Imagine you’ve finally convinced yourself to take the plunge and buy the Amazon Echo you’ve been secretly wanting on Amazon.com. You’re on the checkout page and select the ‘one-click purchase’ button since this is clearly not your first purchase on Amazon and all your credit card information is already saved. Now all you have to do is wait patiently until you see that beautiful, brown cardboard box delivered to your doorstep.
Most of us don’t even think twice about providing our credit card information to an e-commerce site like Amazon, let alone having it saved on our account for future use.
We can thank Leonard Adleman for that.
Adleman, a Turing Award winner and USC Henry Salvatori Professor of Computer Science, co-created the RSA cryptography system in 1977, the first public-key cryptography method for securing communication on the Internet. This has made it safe for communicating private information online, like credit card numbers and home addresses. Adleman’s scientific achievements have graced him with critical acclaim and recognition, most recently from the National Inventors Hall of Fame. He is one of 15 inductees in 2018 to share this honor.
When I interviewed Adleman for this article, I was first curious to understand how he manages setbacks in his career of research – a world where setbacks are relentless. His answer: “Look in your toolbox.”
Adleman, who famously said, “mathematics is less related to accounting than it is to philosophy,” believes through life’s experiences we are able to collect different tools necessary to deal with professional and personal problems. One of his own tools is called the “Hassle Fund Tool,” a term Adleman coined when he was an undergraduate student at UC Berkeley.
The core idea of this tool is to discern whether or not a problem is worth dealing with. Be prepared to cut your losses if it’s not. The story behind it comes from a Lake Tahoe ski trip Adleman took with his college friends.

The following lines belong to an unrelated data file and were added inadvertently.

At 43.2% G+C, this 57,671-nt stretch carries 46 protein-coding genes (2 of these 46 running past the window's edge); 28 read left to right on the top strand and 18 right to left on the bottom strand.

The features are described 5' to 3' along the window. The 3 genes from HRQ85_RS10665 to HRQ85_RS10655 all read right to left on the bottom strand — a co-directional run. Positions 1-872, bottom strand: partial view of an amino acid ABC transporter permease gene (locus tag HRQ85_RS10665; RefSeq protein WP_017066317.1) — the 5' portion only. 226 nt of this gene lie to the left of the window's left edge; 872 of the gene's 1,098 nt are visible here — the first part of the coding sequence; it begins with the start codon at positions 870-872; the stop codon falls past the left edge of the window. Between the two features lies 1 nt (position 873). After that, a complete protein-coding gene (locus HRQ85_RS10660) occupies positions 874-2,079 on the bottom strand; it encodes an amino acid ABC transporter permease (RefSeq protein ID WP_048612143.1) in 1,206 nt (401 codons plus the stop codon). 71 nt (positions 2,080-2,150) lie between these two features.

The then 20-year-old Adleman stopped by a gas station to rent tire chains for the snow, and it wasn’t until he reached the summit that he realized he was given the wrong-sized chains. An attempt to jerry-rig them to fit his tires only succeeded in removing paint from his Volvo. Frustrated, Adleman went back to the gas station only to be met with a nonchalant employee who still charged him the $40 rental fee. Disagreement ensued. Adleman paid. Even though he knew he was right, $40 was still cheaper than further emotional distress and frustration. Adleman, now 72, still picks up the Hassle Fund Tool whenever he needs it.
These days Adleman enjoys playing with his grandkids and recreational boxing with world champion trainer Ming Freeman. He also has no plans to step away from his favorite hobby, one that he has admittedly accrued over 70,000 hours of work – research. His latest project revolves around memes (yes, including the Internet ones). But Adleman’s research focuses on the broader idea of memes, which he calls “prenes.” Prenes include memes, but also beliefs, genes and “cenes” (Adleman’s term for data information in computers).
In his upcoming book “Memes, Genes, and Cenes,” due to be published later this year, Adleman explains that prenes are essentially “alive.” They experience the same reproduction, mutation and extinction as biological beings. They obey the same Darwinian theory of evolution (survival of the fittest).
This idea of prenes bridges the world of humanities and the world of science – arguably two worlds that are like oil and water – and provides a foundation to better understand human behavior and where it can lead.
For example, do you identify as a Republican, Democrat or independent? None of the above? Are you religiously Christian, Jewish, Buddhist, Hindu or Muslim? Do you practice veganism, vegetarianism or are you an avid carnivore? Our personal beliefs are part of these larger prene constructs that are using us in their struggle to survive. In Adleman’s words, we are all unconscious “prene-warriors” servicing very old prene-sets, be they mental belief systems or biological genes.
Now, remember the Hassle Fund Tool from earlier in this article? Well that is a prene, and it has moved from Adleman’s brain to yours. Consider yourself officially a part of the Adleman-belief prene-set. Whether or not you help it evolve is up to you.